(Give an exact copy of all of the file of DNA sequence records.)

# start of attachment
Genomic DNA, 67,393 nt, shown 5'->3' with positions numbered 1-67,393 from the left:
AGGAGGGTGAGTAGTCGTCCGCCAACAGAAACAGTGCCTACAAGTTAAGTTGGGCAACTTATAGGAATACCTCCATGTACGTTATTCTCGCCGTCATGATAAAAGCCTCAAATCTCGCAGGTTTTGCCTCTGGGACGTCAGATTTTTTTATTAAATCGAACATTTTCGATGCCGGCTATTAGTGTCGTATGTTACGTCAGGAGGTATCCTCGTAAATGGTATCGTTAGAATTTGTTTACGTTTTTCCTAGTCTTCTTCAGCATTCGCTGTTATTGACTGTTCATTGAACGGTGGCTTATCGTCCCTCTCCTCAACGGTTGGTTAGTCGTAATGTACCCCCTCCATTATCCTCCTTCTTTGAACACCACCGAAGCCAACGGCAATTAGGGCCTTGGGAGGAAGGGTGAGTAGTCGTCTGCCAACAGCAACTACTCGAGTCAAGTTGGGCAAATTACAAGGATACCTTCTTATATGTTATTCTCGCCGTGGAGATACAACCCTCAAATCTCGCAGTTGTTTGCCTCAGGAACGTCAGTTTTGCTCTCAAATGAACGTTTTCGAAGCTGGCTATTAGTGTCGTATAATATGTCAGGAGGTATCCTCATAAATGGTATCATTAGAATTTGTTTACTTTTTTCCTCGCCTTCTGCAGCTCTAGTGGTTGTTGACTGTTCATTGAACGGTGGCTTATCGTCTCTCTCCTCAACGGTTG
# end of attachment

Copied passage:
Genomic DNA, 67,393 nt, shown 5'->3' with positions numbered 1-67,393 from the left:
AGGAGGGTGAGTAGTCGTCCGCCAACAGAAACAGTGCCTACAAGTTAAGTTGGGCAACTTATAGGAATACCTCCATGTACGTTATTCTCGCCGTCATGATAAAAGCCTCAAATCTCGCAGGTTTTGCCTCTGGGACGTCAGATTTTTTTATTAAATCGAACATTTTCGATGCCGGCTATTAGTGTCGTATGTTACGTCAGGAGGTATCCTCGTAAATGGTATCGTTAGAATTTGTTTACGTTTTTCCTAGTCTTCTTCAGCATTCGCTGTTATTGACTGTTCATTGAACGGTGGCTTATCGTCCCTCTCCTCAACGGTTGGTTAGTCGTAATGTACCCCCTCCATTATCCTCCTTCTTTGAACACCACCGAAGCCAACGGCAATTAGGGCCTTGGGAGGAAGGGTGAGTAGTCGTCTGCCAACAGCAACTACTCGAGTCAAGTTGGGCAAATTACAAGGATACCTTCTTATATGTTATTCTCGCCGTGGAGATACAACCCTCAAATCTCGCAGTTGTTTGCCTCAGGAACGTCAGTTTTGCTCTCAAATGAACGTTTTCGAAGCTGGCTATTAGTGTCGTATAATATGTCAGGAGGTATCCTCATAAATGGTATCATTAGAATTTGTTTACTTTTTTCCTCGCCTTCTGCAGCTCTAGTGGTTGTTGACTGTTCATTGAACGGTGGCTTATCGTCTCTCTCCTCAACGGTTG